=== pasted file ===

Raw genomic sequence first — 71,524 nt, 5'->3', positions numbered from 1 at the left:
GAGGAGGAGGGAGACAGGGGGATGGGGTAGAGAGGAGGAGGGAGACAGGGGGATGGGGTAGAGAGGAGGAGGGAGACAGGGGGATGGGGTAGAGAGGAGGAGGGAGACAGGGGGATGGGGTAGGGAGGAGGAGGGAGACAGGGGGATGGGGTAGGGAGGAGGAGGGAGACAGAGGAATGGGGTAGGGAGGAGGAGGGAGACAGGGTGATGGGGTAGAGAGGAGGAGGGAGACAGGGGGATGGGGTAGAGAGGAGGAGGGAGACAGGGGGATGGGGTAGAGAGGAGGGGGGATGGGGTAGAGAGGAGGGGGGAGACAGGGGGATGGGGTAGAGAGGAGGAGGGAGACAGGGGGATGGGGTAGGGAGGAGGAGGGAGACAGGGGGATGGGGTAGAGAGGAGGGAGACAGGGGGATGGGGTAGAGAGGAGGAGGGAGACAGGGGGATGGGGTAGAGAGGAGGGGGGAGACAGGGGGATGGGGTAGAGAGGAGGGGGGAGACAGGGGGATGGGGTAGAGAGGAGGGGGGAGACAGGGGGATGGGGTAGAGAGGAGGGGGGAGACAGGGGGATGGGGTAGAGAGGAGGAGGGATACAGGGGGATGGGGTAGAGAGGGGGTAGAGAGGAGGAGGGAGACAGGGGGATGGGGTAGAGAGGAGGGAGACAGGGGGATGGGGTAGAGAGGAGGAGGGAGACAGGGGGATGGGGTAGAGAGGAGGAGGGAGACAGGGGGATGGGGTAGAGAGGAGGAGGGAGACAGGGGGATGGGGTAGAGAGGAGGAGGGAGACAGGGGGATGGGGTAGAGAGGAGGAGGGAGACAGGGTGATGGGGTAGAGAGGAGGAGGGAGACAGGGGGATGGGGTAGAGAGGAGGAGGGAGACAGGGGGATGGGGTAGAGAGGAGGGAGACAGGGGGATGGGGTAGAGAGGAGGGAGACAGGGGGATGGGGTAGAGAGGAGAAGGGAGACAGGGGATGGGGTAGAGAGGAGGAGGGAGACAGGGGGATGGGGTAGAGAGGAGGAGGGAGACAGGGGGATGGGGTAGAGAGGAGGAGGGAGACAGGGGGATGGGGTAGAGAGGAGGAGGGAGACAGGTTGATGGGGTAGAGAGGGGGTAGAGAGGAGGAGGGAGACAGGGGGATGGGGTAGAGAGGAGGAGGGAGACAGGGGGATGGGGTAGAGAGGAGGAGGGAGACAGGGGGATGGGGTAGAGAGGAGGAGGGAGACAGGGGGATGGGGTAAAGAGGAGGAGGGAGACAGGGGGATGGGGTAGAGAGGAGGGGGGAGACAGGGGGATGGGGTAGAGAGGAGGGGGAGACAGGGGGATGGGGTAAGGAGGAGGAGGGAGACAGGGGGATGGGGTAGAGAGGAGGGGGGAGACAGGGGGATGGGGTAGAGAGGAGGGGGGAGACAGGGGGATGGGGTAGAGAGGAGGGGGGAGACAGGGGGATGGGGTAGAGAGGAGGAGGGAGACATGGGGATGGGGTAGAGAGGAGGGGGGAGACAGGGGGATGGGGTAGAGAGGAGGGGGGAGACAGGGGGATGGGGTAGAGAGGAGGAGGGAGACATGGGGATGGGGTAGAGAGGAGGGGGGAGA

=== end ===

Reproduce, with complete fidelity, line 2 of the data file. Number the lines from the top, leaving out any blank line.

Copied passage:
GAGGAGGAGGGAGACAGGGGGATGGGGTAGAGAGGAGGAGGGAGACAGGGGGATGGGGTAGAGAGGAGGAGGGAGACAGGGGGATGGGGTAGAGAGGAGGAGGGAGACAGGGGGATGGGGTAGGGAGGAGGAGGGAGACAGGGGGATGGGGTAGGGAGGAGGAGGGAGACAGAGGAATGGGGTAGGGAGGAGGAGGGAGACAGGGTGATGGGGTAGAGAGGAGGAGGGAGACAGGGGGATGGGGTAGAGAGGAGGAGGGAGACAGGGGGATGGGGTAGAGAGGAGGGGGGATGGGGTAGAGAGGAGGGGGGAGACAGGGGGATGGGGTAGAGAGGAGGAGGGAGACAGGGGGATGGGGTAGGGAGGAGGAGGGAGACAGGGGGATGGGGTAGAGAGGAGGGAGACAGGGGGATGGGGTAGAGAGGAGGAGGGAGACAGGGGGATGGGGTAGAGAGGAGGGGGGAGACAGGGGGATGGGGTAGAGAGGAGGGGGGAGACAGGGGGATGGGGTAGAGAGGAGGGGGGAGACAGGGGGATGGGGTAGAGAGGAGGGGGGAGACAGGGGGATGGGGTAGAGAGGAGGAGGGATACAGGGGGATGGGGTAGAGAGGGGGTAGAGAGGAGGAGGGAGACAGGGGGATGGGGTAGAGAGGAGGGAGACAGGGGGATGGGGTAGAGAGGAGGAGGGAGACAGGGGGATGGGGTAGAGAGGAGGAGGGAGACAGGGGGATGGGGTAGAGAGGAGGAGGGAGACAGGGGGATGGGGTAGAGAGGAGGAGGGAGACAGGGGGATGGGGTAGAGAGGAGGAGGGAGACAGGGTGATGGGGTAGAGAGGAGGAGGGAGACAGGGGGATGGGGTAGAGAGGAGGAGGGAGACAGGGGGATGGGGTAGAGAGGAGGGAGACAGGGGGATGGGGTAGAGAGGAGGGAGACAGGGGGATGGGGTAGAGAGGAGAAGGGAGACAGGGGATGGGGTAGAGAGGAGGAGGGAGACAGGGGGATGGGGTAGAGAGGAGGAGGGAGACAGGGGGATGGGGTAGAGAGGAGGAGGGAGACAGGGGGATGGGGTAGAGAGGAGGAGGGAGACAGGTTGATGGGGTAGAGAGGGGGTAGAGAGGAGGAGGGAGACAGGGGGATGGGGTAGAGAGGAGGAGGGAGACAGGGGGATGGGGTAGAGAGGAGGAGGGAGACAGGGGGATGGGGTAGAGAGGAGGAGGGAGACAGGGGGATGGGGTAAAGAGGAGGAGGGAGACAGGGGGATGGGGTAGAGAGGAGGGGGGAGACAGGGGGATGGGGTAGAGAGGAGGGGGAGACAGGGGGATGGGGTAAGGAGGAGGAGGGAGACAGGGGGATGGGGTAGAGAGGAGGGGGGAGACAGGGGGATGGGGTAGAGAGGAGGGGGGAGACAGGGGGATGGGGTAGAGAGGAGGGGGGAGACAGGGGGATGGGGTAGAGAGGAGGAGGGAGACATGGGGATGGGGTAGAGAGGAGGGGGGAGACAGGGGGATGGGGTAGAGAGGAGGGGGGAGACAGGGGGATGGGGTAGAGAGGAGGAGGGAGACATGGGGATGGGGTAGAGAGGAGGGGGGAGA